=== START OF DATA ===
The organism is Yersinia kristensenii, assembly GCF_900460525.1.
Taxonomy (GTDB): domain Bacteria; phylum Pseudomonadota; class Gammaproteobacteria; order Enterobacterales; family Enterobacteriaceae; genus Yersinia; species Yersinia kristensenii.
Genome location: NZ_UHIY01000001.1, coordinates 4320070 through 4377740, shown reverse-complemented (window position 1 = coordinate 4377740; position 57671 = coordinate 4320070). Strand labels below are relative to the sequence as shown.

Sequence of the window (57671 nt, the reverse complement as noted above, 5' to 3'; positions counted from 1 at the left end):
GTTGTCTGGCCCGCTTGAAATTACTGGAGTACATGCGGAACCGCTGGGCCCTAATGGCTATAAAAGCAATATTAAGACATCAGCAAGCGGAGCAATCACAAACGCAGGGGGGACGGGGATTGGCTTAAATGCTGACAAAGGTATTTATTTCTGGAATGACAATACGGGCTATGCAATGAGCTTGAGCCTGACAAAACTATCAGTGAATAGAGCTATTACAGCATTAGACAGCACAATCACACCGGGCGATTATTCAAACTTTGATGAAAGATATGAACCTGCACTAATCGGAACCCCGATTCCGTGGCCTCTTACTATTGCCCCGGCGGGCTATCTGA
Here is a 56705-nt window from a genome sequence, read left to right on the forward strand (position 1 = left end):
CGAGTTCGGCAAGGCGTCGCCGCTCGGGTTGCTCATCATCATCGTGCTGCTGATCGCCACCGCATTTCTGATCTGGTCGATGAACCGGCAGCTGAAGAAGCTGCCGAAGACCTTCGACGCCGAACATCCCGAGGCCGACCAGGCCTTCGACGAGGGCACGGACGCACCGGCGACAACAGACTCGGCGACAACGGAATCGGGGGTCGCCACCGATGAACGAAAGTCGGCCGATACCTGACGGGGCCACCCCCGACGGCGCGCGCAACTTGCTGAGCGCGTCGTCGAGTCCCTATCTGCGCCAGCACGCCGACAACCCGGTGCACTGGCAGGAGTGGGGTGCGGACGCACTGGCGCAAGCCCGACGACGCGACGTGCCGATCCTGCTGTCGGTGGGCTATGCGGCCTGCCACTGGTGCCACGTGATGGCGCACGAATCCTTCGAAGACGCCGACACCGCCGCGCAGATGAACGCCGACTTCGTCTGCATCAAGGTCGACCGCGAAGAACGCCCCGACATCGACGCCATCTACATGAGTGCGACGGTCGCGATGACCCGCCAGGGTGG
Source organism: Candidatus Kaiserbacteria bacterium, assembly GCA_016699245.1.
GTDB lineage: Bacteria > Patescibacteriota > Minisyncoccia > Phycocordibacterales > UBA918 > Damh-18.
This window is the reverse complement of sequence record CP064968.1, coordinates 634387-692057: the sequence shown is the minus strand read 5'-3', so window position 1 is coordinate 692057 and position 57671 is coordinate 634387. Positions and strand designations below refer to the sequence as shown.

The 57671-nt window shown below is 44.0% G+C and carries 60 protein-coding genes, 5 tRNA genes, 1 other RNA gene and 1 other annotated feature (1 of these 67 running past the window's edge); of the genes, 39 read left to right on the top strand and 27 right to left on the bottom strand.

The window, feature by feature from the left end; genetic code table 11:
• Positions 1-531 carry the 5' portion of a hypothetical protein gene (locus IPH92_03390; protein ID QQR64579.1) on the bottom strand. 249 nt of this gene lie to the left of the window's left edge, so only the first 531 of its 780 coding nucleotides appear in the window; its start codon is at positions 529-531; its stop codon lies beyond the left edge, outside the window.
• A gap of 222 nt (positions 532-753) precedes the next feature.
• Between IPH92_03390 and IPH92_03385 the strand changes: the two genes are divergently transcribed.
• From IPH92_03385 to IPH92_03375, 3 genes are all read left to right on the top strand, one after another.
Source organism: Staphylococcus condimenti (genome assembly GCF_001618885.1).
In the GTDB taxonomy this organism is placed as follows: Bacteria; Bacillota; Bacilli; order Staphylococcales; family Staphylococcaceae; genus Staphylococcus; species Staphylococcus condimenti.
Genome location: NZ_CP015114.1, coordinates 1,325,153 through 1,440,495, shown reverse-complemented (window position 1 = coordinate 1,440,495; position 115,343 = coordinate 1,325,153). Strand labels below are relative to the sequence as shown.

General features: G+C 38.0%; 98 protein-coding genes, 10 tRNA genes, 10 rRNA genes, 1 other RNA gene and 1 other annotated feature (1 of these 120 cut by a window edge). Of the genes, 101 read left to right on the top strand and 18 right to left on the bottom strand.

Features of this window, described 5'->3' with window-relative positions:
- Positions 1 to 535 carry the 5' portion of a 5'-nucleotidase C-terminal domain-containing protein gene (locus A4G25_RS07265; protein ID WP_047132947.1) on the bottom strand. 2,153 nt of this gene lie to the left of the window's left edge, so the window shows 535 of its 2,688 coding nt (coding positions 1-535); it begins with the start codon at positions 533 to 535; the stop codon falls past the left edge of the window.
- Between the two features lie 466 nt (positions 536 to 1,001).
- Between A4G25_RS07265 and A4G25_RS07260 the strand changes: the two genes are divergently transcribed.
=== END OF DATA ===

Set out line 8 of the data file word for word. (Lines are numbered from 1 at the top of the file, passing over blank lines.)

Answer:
Source organism: Candidatus Kaiserbacteria bacterium, assembly GCA_016699245.1.